Slow Moving Innovation
As word of the invention of the internal combustion engine first spread in 1870, owners and workers in the booming buggy-whip industry probably took scant notice. Maybe some prescient buggy-whip entrepreneurs saw the early writing on the wall — that this new invention would one day put them out of business. But most didn’t. Why would they? Mass production of the automobile — the coup de grace of the horse-drawn-carriage accessory industry — didn’t happen for another 40 years, when Henry Ford mass-produced the Model T on his newly invented assembly lines in 1913.
What’s the lesson learned? Innovation takes a long time — longer than most businesses realize or even want to admit. Richard Luecke, the author of several books from the Harvard Business Essentials series, defines innovation as “the embodiment, combination or synthesis of knowledge in original, relevant, valued new products, processes or services.” Within this “synthesis of knowledge” is a twisting vortex of new ideas that have to be extracted, implemented, and exploited in order to become real innovations. In other words, identifying new ideas is only the first step in a long process. Bringing them to market and then dominating that market is an entirely different matter.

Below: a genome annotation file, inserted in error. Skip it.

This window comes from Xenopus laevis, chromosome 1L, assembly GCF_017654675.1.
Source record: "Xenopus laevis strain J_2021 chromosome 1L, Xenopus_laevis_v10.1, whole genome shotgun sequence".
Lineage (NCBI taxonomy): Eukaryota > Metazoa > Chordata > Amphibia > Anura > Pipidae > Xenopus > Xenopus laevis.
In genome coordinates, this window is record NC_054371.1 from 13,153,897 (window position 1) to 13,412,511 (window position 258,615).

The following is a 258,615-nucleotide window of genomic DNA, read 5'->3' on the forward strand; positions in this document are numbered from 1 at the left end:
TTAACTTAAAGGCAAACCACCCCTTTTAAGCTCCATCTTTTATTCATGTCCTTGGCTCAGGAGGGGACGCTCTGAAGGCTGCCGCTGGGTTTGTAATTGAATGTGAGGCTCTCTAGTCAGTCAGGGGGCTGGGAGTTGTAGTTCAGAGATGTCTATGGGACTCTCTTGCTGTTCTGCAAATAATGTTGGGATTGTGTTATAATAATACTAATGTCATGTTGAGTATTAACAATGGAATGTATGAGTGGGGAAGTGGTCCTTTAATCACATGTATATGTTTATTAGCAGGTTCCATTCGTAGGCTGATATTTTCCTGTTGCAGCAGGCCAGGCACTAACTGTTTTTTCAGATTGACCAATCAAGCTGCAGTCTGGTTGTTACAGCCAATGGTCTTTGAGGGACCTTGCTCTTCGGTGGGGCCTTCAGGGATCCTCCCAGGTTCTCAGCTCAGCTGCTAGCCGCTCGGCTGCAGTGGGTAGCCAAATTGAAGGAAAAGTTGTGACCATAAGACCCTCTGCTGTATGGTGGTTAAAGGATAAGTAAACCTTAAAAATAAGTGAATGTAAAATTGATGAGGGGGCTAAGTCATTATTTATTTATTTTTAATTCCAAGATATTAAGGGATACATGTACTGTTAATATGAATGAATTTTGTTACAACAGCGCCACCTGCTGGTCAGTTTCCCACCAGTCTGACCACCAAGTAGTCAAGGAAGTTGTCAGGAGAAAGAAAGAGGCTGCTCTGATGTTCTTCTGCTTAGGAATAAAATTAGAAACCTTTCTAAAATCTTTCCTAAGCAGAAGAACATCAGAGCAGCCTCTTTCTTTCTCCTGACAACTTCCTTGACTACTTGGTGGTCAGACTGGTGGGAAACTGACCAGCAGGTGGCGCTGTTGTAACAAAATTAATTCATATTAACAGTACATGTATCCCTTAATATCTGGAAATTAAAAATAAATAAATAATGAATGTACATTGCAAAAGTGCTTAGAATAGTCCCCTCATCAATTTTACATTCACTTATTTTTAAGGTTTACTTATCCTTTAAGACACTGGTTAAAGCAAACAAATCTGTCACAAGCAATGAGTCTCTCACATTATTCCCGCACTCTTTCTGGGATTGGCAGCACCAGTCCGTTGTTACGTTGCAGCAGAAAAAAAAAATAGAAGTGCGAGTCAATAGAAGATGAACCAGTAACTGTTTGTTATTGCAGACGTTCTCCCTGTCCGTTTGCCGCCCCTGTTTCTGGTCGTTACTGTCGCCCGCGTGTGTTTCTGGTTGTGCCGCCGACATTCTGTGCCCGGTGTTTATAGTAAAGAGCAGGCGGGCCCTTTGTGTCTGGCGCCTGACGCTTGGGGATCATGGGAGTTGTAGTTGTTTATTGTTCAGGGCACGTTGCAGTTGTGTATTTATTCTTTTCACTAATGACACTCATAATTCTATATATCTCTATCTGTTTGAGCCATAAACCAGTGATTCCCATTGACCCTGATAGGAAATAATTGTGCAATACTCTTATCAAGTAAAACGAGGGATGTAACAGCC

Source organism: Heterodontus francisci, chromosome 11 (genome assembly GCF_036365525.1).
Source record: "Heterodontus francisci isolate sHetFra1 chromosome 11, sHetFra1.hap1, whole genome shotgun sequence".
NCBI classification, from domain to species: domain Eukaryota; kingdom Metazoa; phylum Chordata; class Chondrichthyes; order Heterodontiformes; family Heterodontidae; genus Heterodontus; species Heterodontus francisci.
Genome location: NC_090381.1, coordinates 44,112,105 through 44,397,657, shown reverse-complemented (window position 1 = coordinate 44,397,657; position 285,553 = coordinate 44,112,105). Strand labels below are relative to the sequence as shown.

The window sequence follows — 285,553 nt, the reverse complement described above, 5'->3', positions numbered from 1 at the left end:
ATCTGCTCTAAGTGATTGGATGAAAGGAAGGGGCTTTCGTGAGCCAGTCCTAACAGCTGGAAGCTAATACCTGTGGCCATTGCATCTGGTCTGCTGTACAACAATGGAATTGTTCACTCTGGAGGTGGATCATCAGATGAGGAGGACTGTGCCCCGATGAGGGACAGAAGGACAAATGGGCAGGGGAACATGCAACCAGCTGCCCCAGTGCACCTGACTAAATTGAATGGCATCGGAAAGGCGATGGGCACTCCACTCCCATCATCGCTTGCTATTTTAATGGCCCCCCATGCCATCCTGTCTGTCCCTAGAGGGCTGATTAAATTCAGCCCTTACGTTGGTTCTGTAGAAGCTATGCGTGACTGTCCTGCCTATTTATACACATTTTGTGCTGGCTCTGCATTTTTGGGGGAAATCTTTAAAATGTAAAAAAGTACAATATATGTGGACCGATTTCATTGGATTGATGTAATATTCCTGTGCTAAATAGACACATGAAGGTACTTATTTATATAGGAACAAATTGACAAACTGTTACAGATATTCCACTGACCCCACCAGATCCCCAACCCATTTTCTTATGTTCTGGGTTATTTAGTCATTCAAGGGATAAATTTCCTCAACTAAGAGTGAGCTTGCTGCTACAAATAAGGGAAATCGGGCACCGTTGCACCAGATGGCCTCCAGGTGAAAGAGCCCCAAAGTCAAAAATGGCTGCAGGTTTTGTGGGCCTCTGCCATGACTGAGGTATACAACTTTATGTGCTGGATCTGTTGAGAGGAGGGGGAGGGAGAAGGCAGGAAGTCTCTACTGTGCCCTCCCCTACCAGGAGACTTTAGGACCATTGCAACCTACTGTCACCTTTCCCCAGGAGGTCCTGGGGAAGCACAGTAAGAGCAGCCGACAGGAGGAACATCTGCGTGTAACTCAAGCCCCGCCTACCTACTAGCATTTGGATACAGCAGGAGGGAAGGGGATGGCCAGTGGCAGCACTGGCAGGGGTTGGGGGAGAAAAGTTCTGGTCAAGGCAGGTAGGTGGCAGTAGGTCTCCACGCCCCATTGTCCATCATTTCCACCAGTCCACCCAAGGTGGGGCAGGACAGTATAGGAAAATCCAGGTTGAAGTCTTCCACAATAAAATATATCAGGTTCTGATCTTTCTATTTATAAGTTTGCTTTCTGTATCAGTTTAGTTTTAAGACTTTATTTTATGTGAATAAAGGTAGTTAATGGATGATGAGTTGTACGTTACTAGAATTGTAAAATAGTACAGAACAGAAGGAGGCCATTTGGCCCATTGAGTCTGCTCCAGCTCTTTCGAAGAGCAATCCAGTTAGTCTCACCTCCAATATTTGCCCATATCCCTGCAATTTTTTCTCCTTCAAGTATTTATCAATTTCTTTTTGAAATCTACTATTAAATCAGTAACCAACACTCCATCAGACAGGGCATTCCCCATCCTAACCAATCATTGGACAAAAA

Certainly, time scales are different for different industries, and there may be evidence of innovation happening in faster time cycles because of rapidly improved technologies. But innovation isn’t only about new technology. In fact, it’s mainly about culture. Humans are by nature habitual animals, and it takes a lot to move us off of our habits. Technology may be advancing quickly, but that doesn’t mean humans have the interest or the aptitude to adopt it right away.